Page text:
Equal shared parental responsibility –  

What does it mean for my children? 

Does it mean equal time? 

What decisions can I make for my children? 

The Family Law Act empowers a Court to make parenting orders that are in the best interests of the relevant child. Parenting orders can deal with issues such as with who a child lives with, spends times with, and communicates with and also which parent is responsible for making major decisions in relation to the child’s life. 

When parents separate, there is no requirement that a child lives equally with each of their parents as each family and child is different.   

Under the Family Law Act, there is a presumption that both parents will have an equal parental responsibility—this means that both parents have a say in making decisions about the children’s major long-term issues and decisions such as: 

  1. where a child goes to school and their education 
  1. decisions in relation to the child’s health, especially medical procedures 
  1. changing the child’s name 
  1. authorising a travel document for the child 
  1. changing the child’s living arrangements such as moving interstate.  

The presumption does not apply if the parent engaged in abuse of the child or family violence. 

The presumption also does not apply if it is not in the best interests of the child. 

In deciding whether to make a particular parenting order in relation to the children the Court must have regard to the best interests of the children as the paramount consideration. 

Section 60CC of the Family Law Act 1975 details how the Courts are to determine what is in the children’s best interests. The primary considerations are: 

  1. the benefit to the child of having a meaningful relationship with both of the children’s parents; and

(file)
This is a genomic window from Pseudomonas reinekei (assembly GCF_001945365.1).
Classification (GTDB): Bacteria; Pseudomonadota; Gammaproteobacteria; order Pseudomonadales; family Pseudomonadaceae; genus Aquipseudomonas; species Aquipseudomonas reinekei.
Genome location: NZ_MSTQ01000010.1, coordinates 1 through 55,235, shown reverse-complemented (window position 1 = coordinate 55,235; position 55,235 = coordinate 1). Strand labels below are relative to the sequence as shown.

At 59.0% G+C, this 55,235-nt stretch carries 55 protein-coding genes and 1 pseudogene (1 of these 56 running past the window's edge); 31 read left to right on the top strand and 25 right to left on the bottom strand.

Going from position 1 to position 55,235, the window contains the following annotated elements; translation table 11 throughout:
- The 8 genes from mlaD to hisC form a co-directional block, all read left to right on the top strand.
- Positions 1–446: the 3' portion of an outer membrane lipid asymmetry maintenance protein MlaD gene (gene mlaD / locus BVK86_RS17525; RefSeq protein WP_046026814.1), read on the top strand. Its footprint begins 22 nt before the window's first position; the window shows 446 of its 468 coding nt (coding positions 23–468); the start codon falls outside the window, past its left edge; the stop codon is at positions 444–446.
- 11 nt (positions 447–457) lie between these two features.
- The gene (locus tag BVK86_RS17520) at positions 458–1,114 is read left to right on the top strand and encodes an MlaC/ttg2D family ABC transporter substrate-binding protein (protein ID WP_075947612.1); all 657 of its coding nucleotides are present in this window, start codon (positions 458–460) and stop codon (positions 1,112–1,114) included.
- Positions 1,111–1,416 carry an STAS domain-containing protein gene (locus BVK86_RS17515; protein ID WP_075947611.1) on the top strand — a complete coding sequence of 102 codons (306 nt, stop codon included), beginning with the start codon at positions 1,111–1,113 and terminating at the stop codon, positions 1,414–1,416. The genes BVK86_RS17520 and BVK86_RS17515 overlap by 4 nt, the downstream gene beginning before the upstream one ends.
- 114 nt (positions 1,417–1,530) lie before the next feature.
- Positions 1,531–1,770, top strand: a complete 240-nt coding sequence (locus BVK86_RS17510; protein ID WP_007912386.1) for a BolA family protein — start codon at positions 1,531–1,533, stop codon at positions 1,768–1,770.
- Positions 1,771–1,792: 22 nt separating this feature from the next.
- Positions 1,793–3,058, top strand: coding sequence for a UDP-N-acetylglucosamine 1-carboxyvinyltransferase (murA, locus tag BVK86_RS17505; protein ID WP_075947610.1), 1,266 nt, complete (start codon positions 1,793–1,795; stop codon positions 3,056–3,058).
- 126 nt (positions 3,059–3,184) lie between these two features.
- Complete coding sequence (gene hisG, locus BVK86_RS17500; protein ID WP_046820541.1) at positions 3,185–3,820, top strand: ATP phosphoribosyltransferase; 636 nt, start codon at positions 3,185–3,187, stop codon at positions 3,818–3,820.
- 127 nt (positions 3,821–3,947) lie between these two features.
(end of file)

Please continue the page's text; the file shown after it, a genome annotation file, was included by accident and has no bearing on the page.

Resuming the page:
1. the need to protect the children from physical or psychological harm from being subjected to, or exposed to abuse, neglect or family violence. 

In applying these considerations, the Court will give greater weight to consideration number two. 

The Court will also give consideration to a number of additional considerations. 

Shared parental responsibility is not the same as equal time. Parents will spend equal time with a child only where: 

  • they can agree to this arrangement; or 
  • a court finds that equal time is in the best interests of the child and is the most suitable arrangement. 

If the Court orders for both parents to have equal shared parental responsibility, it must also consider whether it is practical and in the child’s best interests for the child to spend equal time or less than equal time i.e. substantial and significant time with each parent. 

Substantial and significant time will include the children spending weekdays, weekends and holidays with each parent. This involves each parent having meaningful involvement in the child’s daily routine and being involved in significant events and special occasions. To determine whether it is reasonably practical for children to spend equal time of substantial and significant time, the following will be considered: 

  • how far apart the parents live 
  • whether the parents can communicate and cooperate with each other and resolve difficulties, now and in the future, and 
  • the effect on the child of any proposed arrangements.